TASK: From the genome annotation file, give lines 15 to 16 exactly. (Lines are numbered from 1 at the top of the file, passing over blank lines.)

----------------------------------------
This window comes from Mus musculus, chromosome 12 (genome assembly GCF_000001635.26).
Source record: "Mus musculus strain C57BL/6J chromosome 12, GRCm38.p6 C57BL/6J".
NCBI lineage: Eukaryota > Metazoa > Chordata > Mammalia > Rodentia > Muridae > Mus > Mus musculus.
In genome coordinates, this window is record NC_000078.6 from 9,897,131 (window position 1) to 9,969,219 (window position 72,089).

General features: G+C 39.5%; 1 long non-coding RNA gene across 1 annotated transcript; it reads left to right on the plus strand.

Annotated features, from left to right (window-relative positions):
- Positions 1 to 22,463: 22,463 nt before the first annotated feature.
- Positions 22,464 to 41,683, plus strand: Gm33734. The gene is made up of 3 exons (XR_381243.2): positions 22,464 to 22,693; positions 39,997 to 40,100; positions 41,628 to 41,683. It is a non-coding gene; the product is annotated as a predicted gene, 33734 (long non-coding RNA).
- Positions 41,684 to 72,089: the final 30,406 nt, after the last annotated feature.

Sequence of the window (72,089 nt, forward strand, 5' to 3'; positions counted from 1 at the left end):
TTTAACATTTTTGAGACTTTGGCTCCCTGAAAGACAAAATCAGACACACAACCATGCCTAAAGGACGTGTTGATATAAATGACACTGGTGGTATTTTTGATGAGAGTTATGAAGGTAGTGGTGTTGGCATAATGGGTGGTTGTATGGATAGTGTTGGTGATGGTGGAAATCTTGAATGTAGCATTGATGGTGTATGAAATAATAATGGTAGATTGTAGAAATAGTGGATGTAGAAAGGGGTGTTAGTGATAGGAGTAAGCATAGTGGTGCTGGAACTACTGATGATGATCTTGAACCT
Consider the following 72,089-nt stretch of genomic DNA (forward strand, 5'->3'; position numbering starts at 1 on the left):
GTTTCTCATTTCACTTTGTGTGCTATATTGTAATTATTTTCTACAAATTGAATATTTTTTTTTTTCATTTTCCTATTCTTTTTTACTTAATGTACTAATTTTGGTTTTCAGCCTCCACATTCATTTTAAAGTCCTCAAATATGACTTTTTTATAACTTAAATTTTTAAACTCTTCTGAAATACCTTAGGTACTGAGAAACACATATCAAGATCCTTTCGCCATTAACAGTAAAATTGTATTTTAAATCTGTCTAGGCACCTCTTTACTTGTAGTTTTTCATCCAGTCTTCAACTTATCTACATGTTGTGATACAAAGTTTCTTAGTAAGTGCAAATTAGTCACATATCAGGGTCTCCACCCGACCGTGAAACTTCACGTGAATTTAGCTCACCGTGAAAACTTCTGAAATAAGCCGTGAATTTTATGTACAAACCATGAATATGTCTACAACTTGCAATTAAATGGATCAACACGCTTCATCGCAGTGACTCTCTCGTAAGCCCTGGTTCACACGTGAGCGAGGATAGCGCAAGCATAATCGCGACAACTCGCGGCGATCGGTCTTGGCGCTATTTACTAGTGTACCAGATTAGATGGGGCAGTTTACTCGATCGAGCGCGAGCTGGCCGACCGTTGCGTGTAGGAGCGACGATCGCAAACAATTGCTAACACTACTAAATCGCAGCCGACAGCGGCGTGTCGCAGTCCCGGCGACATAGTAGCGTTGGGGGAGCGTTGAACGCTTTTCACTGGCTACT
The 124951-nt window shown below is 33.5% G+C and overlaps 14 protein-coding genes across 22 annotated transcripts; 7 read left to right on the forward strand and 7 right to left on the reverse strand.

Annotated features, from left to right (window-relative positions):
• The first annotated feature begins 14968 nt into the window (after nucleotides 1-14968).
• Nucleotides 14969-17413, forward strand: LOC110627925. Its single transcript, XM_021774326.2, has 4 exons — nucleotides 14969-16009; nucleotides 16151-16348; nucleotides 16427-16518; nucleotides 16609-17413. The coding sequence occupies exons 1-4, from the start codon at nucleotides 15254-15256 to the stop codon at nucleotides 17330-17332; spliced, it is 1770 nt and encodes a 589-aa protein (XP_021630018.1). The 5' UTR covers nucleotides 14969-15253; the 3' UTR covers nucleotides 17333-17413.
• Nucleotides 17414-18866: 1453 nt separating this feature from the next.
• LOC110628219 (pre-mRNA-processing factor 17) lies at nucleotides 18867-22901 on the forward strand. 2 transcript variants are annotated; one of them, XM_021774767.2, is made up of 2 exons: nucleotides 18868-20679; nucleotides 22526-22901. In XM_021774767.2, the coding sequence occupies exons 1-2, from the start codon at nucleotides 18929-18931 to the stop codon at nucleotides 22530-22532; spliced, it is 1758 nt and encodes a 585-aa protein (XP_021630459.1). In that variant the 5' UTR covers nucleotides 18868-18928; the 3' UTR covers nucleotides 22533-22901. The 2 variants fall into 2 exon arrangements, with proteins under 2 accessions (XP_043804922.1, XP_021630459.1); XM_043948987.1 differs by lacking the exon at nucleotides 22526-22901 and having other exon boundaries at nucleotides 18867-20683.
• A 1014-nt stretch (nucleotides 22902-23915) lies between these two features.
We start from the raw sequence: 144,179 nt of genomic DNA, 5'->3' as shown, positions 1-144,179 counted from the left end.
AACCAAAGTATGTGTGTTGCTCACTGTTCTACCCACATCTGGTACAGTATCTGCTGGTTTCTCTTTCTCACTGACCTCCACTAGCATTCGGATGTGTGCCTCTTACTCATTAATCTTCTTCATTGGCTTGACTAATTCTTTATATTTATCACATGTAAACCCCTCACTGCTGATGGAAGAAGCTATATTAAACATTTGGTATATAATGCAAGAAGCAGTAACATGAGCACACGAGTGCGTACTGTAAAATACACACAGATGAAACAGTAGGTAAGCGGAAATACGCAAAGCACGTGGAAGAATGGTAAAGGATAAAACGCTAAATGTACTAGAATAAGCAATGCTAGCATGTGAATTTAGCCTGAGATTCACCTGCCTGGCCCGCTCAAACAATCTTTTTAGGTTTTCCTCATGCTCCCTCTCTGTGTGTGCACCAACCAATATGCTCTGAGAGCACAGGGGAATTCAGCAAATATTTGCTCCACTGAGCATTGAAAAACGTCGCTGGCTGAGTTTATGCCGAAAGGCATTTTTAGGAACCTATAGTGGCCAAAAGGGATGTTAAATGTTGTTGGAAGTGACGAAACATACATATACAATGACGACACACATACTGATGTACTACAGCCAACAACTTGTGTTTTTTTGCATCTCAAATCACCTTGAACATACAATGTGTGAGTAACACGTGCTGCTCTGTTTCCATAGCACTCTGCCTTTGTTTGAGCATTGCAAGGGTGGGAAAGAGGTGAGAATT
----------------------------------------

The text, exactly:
Annotated features, from left to right (window-relative positions):
• The first annotated feature begins 14968 nt into the window (after nucleotides 1-14968).